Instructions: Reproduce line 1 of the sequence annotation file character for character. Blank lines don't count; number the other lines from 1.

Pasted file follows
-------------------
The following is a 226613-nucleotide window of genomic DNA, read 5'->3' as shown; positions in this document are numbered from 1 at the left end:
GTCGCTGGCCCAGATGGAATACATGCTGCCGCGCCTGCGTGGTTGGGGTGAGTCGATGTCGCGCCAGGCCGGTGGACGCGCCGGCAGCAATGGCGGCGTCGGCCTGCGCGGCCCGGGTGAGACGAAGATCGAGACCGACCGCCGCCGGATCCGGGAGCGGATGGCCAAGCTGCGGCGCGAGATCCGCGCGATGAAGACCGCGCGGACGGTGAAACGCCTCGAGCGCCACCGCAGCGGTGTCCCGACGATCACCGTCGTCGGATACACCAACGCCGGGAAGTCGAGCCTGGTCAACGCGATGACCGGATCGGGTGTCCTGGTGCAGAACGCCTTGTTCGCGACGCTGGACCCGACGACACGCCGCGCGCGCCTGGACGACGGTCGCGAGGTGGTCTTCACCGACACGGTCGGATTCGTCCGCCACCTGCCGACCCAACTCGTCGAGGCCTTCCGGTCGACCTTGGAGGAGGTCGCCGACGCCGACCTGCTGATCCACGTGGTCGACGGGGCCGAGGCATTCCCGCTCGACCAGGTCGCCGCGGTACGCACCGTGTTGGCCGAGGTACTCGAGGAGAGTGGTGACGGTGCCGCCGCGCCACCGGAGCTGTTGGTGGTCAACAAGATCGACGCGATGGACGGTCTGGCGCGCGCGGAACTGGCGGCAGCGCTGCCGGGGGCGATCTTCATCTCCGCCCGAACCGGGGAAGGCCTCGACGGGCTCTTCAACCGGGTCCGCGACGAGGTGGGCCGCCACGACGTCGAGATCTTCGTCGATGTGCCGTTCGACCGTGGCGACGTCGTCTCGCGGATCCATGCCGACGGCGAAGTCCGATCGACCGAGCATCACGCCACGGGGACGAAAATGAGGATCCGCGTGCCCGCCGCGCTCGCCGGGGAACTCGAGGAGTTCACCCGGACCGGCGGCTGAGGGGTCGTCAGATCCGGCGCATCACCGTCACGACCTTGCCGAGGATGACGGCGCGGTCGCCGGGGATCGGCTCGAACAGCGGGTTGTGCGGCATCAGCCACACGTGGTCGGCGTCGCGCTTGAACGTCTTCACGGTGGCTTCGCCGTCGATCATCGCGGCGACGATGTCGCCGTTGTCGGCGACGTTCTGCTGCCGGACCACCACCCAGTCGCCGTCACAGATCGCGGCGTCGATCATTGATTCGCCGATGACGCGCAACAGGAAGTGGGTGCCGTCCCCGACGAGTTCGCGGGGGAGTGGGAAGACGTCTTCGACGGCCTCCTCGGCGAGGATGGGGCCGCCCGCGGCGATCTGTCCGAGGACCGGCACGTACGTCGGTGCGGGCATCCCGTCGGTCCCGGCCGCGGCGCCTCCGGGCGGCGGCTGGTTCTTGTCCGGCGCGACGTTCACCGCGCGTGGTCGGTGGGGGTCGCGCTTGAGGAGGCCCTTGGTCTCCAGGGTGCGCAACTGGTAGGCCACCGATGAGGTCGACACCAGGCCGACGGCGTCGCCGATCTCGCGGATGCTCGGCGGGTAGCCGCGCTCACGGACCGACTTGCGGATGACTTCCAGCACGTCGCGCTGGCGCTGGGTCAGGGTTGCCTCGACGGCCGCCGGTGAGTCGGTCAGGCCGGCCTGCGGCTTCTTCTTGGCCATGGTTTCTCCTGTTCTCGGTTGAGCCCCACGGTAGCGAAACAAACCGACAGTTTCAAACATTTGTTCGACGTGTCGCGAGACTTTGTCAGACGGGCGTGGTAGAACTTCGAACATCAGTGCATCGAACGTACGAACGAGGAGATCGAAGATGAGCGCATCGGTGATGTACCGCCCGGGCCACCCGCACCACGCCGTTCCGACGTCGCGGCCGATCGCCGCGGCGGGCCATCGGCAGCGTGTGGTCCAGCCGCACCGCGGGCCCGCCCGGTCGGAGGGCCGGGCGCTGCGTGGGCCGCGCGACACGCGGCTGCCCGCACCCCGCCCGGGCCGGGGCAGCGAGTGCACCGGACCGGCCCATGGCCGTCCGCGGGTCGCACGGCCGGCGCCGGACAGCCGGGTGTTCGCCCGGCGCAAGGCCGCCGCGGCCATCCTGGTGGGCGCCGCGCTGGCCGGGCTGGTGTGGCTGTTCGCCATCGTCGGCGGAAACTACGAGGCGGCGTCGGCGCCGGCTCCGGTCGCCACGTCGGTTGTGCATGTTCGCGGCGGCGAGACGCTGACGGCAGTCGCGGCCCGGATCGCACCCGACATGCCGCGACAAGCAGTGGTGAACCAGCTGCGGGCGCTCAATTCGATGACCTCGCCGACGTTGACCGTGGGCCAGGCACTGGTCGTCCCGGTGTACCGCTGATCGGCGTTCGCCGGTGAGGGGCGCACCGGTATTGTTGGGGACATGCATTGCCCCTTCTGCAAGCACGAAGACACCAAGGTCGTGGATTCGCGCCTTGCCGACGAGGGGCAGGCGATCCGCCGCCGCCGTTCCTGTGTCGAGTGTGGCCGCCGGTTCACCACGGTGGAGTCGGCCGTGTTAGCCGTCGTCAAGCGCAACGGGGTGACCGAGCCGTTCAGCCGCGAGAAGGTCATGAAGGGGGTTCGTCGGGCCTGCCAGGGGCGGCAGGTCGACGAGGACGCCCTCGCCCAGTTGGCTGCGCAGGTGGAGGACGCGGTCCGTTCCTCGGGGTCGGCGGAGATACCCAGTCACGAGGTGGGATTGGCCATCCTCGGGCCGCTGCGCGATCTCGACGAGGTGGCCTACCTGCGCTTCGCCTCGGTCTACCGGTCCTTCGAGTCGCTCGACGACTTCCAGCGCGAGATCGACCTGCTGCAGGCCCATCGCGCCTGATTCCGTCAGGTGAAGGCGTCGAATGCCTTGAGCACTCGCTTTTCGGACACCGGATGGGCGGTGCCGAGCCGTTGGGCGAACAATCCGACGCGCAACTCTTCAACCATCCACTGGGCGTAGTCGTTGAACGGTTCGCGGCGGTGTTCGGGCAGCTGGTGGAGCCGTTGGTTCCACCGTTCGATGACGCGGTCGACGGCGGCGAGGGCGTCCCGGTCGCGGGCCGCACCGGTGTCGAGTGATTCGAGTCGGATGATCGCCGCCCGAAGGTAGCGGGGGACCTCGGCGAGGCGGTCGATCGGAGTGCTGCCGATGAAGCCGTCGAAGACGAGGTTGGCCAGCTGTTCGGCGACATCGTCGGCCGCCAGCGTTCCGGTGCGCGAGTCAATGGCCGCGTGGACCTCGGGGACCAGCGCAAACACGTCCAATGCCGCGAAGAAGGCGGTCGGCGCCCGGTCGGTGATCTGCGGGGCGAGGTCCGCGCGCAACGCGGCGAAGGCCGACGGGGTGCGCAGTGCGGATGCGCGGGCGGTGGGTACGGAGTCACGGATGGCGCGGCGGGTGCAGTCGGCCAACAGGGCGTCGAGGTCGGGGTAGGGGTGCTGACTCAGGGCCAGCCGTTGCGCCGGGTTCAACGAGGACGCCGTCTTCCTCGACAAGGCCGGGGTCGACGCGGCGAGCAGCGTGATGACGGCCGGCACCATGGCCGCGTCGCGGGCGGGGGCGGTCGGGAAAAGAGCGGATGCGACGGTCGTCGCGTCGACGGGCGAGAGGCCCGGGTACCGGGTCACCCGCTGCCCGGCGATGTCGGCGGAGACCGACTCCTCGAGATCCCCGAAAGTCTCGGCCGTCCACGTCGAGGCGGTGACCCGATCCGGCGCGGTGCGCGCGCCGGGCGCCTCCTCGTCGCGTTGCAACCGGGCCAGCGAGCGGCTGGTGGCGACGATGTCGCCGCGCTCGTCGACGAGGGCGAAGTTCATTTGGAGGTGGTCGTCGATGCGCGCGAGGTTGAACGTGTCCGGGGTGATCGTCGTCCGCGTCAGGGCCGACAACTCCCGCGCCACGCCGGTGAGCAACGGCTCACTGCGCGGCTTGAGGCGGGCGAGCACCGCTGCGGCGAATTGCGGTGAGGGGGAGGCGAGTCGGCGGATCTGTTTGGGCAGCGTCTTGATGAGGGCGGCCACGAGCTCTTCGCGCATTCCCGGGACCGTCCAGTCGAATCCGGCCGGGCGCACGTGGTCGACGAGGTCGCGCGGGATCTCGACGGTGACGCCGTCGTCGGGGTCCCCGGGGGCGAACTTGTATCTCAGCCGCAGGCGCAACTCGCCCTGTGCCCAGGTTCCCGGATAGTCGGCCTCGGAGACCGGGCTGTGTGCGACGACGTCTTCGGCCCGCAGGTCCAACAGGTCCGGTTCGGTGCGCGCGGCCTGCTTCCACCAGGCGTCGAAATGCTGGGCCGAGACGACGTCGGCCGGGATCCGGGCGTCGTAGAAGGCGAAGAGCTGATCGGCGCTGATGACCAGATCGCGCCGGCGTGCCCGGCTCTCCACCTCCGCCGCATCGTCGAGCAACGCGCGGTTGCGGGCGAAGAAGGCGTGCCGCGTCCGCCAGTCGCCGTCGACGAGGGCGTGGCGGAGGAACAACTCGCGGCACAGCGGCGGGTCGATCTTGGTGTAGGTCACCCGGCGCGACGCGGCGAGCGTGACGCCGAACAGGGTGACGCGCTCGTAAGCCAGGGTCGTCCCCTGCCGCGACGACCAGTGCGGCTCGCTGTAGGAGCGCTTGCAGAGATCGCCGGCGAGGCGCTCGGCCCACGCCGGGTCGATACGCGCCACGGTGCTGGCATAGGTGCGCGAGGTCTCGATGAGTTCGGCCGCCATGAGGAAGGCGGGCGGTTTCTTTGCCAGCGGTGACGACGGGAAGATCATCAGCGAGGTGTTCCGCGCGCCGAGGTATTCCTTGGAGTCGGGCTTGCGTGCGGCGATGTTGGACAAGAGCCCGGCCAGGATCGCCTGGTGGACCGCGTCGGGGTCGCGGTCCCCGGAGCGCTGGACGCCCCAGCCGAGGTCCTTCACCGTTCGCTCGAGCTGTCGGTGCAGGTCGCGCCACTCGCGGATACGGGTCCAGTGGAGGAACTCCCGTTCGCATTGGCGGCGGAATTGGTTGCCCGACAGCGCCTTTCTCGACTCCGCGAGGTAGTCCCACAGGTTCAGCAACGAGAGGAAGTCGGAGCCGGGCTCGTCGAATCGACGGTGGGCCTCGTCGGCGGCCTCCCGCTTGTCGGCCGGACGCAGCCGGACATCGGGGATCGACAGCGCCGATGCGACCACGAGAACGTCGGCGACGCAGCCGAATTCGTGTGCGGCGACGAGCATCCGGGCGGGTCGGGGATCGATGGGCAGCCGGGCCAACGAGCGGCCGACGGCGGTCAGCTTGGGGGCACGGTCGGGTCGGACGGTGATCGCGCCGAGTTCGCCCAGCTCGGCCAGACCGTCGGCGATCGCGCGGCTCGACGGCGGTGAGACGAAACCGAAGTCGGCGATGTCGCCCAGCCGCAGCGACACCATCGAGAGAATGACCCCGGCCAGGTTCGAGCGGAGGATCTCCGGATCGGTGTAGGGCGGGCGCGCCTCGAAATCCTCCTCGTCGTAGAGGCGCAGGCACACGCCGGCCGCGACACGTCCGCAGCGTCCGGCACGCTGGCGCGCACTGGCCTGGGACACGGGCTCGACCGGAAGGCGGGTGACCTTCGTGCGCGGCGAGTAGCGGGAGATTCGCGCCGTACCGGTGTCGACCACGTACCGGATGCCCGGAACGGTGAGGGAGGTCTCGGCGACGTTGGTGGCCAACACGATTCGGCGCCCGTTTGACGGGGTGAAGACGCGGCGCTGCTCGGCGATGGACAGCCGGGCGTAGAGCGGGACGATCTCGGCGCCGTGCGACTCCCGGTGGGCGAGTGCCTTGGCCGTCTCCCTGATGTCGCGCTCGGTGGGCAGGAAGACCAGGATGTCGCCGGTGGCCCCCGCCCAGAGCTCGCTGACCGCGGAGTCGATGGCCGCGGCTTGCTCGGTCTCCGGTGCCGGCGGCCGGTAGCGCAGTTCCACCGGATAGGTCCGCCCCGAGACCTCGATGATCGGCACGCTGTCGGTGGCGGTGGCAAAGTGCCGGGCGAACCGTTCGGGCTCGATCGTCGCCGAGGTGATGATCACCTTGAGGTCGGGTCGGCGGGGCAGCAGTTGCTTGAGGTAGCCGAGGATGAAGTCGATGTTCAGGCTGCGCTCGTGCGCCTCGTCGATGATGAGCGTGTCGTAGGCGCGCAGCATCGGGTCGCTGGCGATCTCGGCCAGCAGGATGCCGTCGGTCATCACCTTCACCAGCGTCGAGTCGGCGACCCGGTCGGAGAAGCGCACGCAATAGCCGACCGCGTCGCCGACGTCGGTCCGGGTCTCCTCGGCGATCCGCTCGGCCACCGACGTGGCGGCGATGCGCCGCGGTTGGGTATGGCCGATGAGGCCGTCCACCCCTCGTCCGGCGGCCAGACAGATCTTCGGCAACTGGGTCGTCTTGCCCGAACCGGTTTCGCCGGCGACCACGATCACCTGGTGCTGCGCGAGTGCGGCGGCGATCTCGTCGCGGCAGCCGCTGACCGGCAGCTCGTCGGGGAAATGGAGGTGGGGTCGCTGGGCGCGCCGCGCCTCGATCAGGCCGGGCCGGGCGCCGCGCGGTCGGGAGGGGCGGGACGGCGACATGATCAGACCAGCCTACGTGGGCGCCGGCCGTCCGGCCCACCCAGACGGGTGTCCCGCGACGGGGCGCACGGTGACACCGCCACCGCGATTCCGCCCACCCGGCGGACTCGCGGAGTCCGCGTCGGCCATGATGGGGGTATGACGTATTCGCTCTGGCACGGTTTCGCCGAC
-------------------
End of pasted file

The following is a 226613-nucleotide window of genomic DNA, read 5'->3' as shown; positions in this document are numbered from 1 at the left end: